*All of the photographs in this blog were taken before the coronavirus outbreak, now our staff and communities are following government advice and practicing safe social distancing.
As the Medical Director at Blue Ventures, I had hoped to be writing an upbeat piece to celebrate World Health Day 2020, sharing stories of how the work undertaken by nurses, midwives and community health workers is contributing to the health of the communities with whom we partner. I had planned to describe enthusiastically how as the health of coastal communities improves, they are better able to engage in marine conservation and fisheries management. Yet, due to the COVID-19 pandemic, I find myself telling a more somber story.
I have been a practicing doctor for 25 years, but in this unique global crisis, I find it difficult to comprehend what these front line health care workers will have to deal with, let alone the suffering that isolated communities in low income countries will endure, if and when the pandemic reaches them. Many of the areas in which we work are too remote even for community nurses or midwives to be based, and the “last mile” of health care is provided by unpaid community health workers. How will they cope? What’s going to happen to the communities in Madagascar that I have known for nearly two decades? These communities live in close-knit extended family households and compounds, where the concept of social distancing must seem totally alien. Many of them don’t even have proper handwashing facilities, let alone access to a ventilator. Whilst the coronavirus may be a great leveller, ignoring social, geographical and economic boundaries, it’s easy to see how the pandemic will disproportionately affect the poor and the vulnerable.
Despite this, I allow myself to feel hopeful.
As a marine conservation organisation, at Blue Ventures we have always acted holistically in response to the needs of the communities that we support. Since 2007 this holistic approach has included the provision of community health education and services, and in all five of our programme sites along the length of Madagascar’s west coast, we work with health agencies to improve community health. Thanks to our strong local presence, our community health teams will be able to support a rapid, local response to the threat of COVID-19, hopefully even before the virus reaches these isolated parts of the country.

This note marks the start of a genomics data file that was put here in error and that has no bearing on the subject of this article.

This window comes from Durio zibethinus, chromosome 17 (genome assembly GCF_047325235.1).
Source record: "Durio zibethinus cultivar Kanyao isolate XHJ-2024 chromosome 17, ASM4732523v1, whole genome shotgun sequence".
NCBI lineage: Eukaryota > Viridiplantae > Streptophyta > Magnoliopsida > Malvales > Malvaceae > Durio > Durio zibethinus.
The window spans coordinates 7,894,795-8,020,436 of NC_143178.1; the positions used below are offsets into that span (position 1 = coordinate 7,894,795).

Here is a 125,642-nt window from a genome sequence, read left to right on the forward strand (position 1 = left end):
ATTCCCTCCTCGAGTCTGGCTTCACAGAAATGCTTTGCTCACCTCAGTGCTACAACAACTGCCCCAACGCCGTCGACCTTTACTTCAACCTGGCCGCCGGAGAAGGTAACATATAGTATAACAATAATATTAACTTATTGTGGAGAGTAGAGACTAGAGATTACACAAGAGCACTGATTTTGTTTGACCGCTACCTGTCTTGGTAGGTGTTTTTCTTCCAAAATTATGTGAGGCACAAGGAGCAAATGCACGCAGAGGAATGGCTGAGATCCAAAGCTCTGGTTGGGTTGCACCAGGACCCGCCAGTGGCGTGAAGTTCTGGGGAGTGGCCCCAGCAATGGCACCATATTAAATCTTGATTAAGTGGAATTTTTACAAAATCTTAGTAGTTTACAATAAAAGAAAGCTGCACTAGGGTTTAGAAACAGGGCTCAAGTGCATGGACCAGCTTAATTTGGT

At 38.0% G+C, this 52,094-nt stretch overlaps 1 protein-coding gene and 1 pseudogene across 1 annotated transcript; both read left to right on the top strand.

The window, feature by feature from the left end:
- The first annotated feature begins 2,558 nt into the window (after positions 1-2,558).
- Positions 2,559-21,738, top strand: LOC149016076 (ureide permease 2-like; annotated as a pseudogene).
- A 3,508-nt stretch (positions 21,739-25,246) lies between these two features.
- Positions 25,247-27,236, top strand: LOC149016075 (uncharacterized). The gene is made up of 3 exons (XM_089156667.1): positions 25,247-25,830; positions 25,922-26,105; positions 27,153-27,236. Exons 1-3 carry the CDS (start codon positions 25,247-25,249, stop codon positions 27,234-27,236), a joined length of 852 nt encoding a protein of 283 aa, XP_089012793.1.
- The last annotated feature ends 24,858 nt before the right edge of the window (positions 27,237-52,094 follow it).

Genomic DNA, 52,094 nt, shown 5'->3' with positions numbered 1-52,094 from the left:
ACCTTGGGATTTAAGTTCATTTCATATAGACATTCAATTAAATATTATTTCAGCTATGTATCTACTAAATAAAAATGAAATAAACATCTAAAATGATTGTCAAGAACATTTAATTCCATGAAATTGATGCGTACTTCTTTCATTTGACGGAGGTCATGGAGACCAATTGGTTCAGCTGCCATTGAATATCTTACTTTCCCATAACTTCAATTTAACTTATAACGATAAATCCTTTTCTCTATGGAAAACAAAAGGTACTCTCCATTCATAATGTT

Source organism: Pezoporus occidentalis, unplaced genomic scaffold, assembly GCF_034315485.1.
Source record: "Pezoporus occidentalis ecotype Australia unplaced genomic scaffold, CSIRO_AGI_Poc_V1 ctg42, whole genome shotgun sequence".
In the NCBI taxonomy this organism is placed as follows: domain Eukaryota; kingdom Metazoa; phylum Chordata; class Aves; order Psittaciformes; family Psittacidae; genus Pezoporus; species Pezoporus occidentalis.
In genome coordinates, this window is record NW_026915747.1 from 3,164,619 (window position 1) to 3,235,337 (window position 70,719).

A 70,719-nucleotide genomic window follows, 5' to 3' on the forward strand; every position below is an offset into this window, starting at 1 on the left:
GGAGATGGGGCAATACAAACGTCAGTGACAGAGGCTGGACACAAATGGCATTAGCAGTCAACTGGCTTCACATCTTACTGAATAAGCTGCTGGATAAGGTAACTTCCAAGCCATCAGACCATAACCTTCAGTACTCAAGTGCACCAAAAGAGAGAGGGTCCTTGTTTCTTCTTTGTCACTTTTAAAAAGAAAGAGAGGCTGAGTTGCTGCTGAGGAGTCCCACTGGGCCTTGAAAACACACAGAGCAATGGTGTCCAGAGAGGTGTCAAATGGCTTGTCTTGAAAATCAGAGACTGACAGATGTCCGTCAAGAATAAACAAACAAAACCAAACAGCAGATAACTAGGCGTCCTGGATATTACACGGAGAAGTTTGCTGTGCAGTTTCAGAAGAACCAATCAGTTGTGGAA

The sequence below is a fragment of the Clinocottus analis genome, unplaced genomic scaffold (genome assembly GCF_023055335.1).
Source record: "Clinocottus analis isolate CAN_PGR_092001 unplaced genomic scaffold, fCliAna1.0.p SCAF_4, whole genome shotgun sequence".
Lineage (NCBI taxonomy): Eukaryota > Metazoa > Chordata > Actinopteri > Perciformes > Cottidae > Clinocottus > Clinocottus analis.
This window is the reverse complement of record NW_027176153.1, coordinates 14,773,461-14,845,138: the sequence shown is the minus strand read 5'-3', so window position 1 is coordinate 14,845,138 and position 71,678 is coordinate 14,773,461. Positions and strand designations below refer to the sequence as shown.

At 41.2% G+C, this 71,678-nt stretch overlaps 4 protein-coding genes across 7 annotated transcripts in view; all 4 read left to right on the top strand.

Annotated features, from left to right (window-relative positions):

Less than a year ago our community health team collaborated with health partners to tackle a measles epidemic, ensuring that all children in the target age group were vaccinated and that those who developed the disease received appropriate treatment. In 2013, when southwest Madagascar was hit by the worst cyclone in living memory, we supported community health workers to mount a public health response that no aid agency was able to match. Blue Ventures’ excellent community health team and this group of inspiring, dedicated community health workers give me confidence that this hope is well founded.
Our aims are to reduce community transmission of the virus, mobilise communities to support the most vulnerable and help strengthen the existing health care system so that it can cope with the epidemic, as well as maintain essential health services. We will also be sharing ideas, tools and resources with our partners in Madagascar and beyond, so that as many tropical coastal communities as possible are better able to shield themselves from the impact of the pandemic.
This sort of response is on a different scale to anything we’ve tried before, and it’s heartening to see the whole Blue Ventures team get behind it. Over the coming weeks we may see aquaculture technicians working alongside community health workers to support social distancing measures, for example; community based fisheries technicians may be asked to assist in gathering epidemiological data on the spread of the disease; boat captains and drivers could play a vital role in transporting medical supplies along the coast. Our field teams have been trained in cross sector working and understand the interconnections between human and environmental wellbeing. The ability to mobilise our teams in this way makes us uniquely well placed to respond to the pandemic.
So I think there is reason to be hopeful: hopeful that Blue Ventures can make a useful contribution to the collective response to the pandemic in Madagascar and beyond, and hopeful that we will continue to put communities first, even if that means redeploying ‘conventional’ conservation colleagues in support of the community health effort. What sort of difference this will make to the outcome is impossible to predict; there’s so much we still don’t know about the coronavirus and this pandemic.
All I can say with certainty is that given the challenge we’re collectively facing, there is an overwhelming moral imperative to act. I feel grateful to be part of an organisation that is wholeheartedly embracing this responsibility, and that we partner with a team of such dedicated, resourceful health workers.